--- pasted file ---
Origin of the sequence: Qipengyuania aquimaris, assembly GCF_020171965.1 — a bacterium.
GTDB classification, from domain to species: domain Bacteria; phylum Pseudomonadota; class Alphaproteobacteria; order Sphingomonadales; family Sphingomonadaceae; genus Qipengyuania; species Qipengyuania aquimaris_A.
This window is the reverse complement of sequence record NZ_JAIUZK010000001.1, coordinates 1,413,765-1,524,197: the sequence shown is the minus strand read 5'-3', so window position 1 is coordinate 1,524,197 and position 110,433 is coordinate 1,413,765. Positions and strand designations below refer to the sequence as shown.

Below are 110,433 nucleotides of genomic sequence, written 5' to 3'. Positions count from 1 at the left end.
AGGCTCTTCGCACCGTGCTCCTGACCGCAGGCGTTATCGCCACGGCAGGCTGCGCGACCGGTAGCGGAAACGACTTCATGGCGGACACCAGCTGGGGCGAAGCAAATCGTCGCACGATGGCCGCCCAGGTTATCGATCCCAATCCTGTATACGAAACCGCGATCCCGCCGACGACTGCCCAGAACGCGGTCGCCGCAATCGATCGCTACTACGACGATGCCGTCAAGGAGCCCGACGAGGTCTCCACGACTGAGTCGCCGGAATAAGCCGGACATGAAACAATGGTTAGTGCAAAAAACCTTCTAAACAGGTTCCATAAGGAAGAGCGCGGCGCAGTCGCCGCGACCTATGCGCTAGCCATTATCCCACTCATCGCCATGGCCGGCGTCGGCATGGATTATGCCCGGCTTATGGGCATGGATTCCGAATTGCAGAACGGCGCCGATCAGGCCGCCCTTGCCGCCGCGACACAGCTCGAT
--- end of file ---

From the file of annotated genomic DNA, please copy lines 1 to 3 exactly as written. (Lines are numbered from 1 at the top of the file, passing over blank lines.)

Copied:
Origin of the sequence: Qipengyuania aquimaris, assembly GCF_020171965.1 — a bacterium.
GTDB classification, from domain to species: domain Bacteria; phylum Pseudomonadota; class Alphaproteobacteria; order Sphingomonadales; family Sphingomonadaceae; genus Qipengyuania; species Qipengyuania aquimaris_A.
This window is the reverse complement of sequence record NZ_JAIUZK010000001.1, coordinates 1,413,765-1,524,197: the sequence shown is the minus strand read 5'-3', so window position 1 is coordinate 1,524,197 and position 110,433 is coordinate 1,413,765. Positions and strand designations below refer to the sequence as shown.